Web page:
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From: Seaborne, Andy <andy.seaborne@hp.com>
Date: Tue, 30 Jan 2007 16:06:22 +0000
Message-ID: <45BF6CFE.2010509@hp.com>
To: Richard Newman <r.newman@reading.ac.uk>
CC: public-rdf-dawg-comments@w3.org

Richard Newman wrote:
> Hello again folks, DAWG,

Hi Richard,

>   I'm finding the current published SPARQL spec to be a little ambiguous 
> with regards to named graphs. (As a documentation comment, this is 
> primarily because the examples are insufficient; they are each both 
> small and 'positive', in that there are no triples or graphs to 
> distinguish between interpretations by causing spurious or missing 
> results. This makes it hard to divine a correct interpretation by example.)
>   So, an out-and-out question:
> - Can GRAPH clauses be nested? If yes, how is this to be interpreted? 
> The spec does not say that they cannot, and the grammar does not 
> restrict it, but no examples are provided, and it is hard to imagine a 
> reasonable interpretation.

GRAPH clauses can be nested.

The dataset is global set of names, so it is just setting the appropriate
graph for the contained pattern.  An outer GRAPH pattern has no effect on
the choice of graph made by an inner GRAPH clause.

>   ... and two points of clarification:
> - It should be made absolutely explicit that a query is really composed 
> of two interleaved parts:
>   - a collection of patterns that run on the default graph, which is 
> selected by the merge of the FROM clauses
>   - a collection of patterns, each with a GRAPH context, which are run 
> against the collection of named graphs selected by FROM NAMED.
>   Without a careful reading of the spec, it is hard to tell that GRAPH 
> patterns don't also run on the default graph (where the graph variable 
> would be unbound)*. In fact, these two collections of patterns intersect 
> only in their variable bindings; otherwise, they are essentially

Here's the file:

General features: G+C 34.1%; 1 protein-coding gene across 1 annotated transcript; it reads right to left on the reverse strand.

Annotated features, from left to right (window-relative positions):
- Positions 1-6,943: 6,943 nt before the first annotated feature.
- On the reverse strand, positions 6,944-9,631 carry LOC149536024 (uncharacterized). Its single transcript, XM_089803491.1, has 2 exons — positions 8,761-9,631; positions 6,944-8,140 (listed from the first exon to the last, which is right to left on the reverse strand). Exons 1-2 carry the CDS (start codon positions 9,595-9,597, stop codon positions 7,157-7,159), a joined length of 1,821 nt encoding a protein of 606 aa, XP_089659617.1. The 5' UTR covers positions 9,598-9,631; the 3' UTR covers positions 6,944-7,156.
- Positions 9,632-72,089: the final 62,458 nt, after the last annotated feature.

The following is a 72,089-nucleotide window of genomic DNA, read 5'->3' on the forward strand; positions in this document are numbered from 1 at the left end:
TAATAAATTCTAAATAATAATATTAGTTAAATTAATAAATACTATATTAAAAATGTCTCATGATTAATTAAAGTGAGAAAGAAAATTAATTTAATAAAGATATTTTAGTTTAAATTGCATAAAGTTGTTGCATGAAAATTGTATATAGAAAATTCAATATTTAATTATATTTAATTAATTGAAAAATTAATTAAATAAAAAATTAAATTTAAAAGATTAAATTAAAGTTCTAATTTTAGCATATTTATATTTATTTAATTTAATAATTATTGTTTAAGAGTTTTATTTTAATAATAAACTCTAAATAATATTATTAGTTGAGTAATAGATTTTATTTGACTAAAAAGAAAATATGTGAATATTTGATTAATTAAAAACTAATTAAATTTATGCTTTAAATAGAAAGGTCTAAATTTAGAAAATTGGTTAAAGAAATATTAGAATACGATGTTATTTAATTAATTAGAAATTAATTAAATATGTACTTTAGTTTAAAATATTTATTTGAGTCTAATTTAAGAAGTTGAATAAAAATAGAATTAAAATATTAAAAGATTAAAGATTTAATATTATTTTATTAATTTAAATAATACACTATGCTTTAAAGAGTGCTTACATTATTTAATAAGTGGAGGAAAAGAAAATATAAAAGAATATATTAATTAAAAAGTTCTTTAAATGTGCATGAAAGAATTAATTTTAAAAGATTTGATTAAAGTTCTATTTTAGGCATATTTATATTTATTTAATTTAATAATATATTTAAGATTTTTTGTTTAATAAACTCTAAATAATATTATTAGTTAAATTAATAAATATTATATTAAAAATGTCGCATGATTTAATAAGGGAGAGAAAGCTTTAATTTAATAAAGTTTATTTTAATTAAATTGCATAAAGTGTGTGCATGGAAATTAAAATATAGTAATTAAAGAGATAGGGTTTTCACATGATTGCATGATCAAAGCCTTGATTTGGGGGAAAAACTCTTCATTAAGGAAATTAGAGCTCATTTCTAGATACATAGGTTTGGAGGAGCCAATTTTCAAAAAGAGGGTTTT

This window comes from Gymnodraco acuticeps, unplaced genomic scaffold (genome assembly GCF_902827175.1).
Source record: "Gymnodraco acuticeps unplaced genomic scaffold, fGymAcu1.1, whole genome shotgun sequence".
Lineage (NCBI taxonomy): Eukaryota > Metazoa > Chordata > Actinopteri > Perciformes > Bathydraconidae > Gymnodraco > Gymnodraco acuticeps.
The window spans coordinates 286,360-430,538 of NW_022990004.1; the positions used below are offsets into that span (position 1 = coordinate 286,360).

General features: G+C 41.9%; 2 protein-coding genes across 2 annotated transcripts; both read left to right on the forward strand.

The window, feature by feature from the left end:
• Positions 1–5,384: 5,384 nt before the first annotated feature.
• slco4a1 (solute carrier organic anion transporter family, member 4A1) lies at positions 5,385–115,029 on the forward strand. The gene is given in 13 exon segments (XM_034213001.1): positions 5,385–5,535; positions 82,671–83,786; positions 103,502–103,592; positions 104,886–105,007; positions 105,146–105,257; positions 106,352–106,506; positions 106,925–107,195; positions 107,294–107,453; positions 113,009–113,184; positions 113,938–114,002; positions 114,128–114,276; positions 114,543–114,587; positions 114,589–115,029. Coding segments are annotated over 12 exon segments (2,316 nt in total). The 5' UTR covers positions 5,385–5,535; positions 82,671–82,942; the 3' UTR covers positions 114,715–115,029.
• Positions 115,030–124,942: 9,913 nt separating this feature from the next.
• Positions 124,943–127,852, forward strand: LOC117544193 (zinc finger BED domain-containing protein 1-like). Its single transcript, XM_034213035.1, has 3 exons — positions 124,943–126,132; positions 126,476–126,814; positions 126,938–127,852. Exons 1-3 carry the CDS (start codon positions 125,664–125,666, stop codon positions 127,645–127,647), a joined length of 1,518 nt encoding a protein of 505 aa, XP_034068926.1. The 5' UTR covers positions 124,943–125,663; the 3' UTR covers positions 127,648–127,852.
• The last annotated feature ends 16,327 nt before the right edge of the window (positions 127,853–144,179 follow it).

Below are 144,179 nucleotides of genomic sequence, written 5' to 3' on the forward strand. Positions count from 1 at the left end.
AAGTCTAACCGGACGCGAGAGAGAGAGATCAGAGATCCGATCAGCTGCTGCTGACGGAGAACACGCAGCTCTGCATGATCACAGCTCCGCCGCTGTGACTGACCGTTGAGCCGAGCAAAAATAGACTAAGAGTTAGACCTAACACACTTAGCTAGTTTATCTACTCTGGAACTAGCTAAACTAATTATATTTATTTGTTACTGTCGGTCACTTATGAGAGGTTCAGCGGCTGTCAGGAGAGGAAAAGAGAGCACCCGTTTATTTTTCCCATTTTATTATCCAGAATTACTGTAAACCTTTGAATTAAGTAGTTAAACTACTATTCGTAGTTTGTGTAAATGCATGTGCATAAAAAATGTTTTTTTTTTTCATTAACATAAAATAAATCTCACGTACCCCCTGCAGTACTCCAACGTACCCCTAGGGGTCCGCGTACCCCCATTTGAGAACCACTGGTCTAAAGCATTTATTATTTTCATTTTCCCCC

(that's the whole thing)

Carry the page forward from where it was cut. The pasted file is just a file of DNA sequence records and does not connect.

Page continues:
> completely separate.
> - The spec suggests that a default graph is chosen by the implementation 
> only if no dataset specification is provided;


> otherwise, the default 
> graph is "a default graph consisting of the merge of the graphs referred 
> to in the FROM clauses". The query:
>   SELECT *
>   FROM NAMED <http://example.com>
>   {
>     ?x ?y ?z .
>   }
> has a dataset specification, but it contains no FROM clauses.

I have added:

If there is no FROM clause, but there is one or more FROM NAMED clauses, then 
the dataset includes an empty graph for the default graph.

to the "Specifying RDF Datasets" section.


(numbering is different in the current editors' draft to the last published 

> A strict 
> reading of the spec, then, implies that the default graph is the RDF 
> Merge of 0 graphs, which is the empty graph: the query can have no 
> results. Is this as intended,


  > or should the implementation provide its
> chosen default graph if there are no FROM clauses? If so, the spec needs 
> to be altered.

Current text includes:

If a query provides such a dataset description, then it is used in place of
any dataset that the query service would use if no dataset description is
provided in a query. The RDF dataset may also be specified in a SPARQL
protocol request, in which case the protocol description overrides any
description in the query itself. A query service may refuse a query request
if the dataset description is not acceptable to the service.

that is, if there is any FROM/FROM NAMED, or protocol request specifying
graphs, it will be used as the dataset description.  The processor is not
free to use some dataset description and some graphs of its choosing.  I hope 
that makes it clear.

	Thanks for the comments

>   Regards,
> -Richard
> * Indeed, 9.1 suggests that this is a good idea: "The definition of RDF 
> Dataset does not restrict the relationships of named and default graphs. 
> Information can be repeated in different graphs; relationships between 
> graph can exposed. Two useful arrangements are:
> to have information in the default graph that includes provenance 
> information about the named graphs
> to include the information in the named graphs in the default graph as 
> well.".
Received on Tuesday, 30 January 2007 16:06:50 UTC

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